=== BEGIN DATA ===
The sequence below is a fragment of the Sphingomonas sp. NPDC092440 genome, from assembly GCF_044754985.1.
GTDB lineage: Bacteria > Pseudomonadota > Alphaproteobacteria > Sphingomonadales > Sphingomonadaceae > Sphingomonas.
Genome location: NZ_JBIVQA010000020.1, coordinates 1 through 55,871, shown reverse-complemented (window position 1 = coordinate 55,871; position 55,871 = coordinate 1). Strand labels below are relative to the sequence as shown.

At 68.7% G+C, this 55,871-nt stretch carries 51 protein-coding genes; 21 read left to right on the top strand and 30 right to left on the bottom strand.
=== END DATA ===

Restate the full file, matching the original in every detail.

The sequence below is a fragment of the Sphingomonas sp. NPDC092440 genome, from assembly GCF_044754985.1.
GTDB lineage: Bacteria > Pseudomonadota > Alphaproteobacteria > Sphingomonadales > Sphingomonadaceae > Sphingomonas.
Genome location: NZ_JBIVQA010000020.1, coordinates 1 through 55,871, shown reverse-complemented (window position 1 = coordinate 55,871; position 55,871 = coordinate 1). Strand labels below are relative to the sequence as shown.

At 68.7% G+C, this 55,871-nt stretch carries 51 protein-coding genes; 21 read left to right on the top strand and 30 right to left on the bottom strand.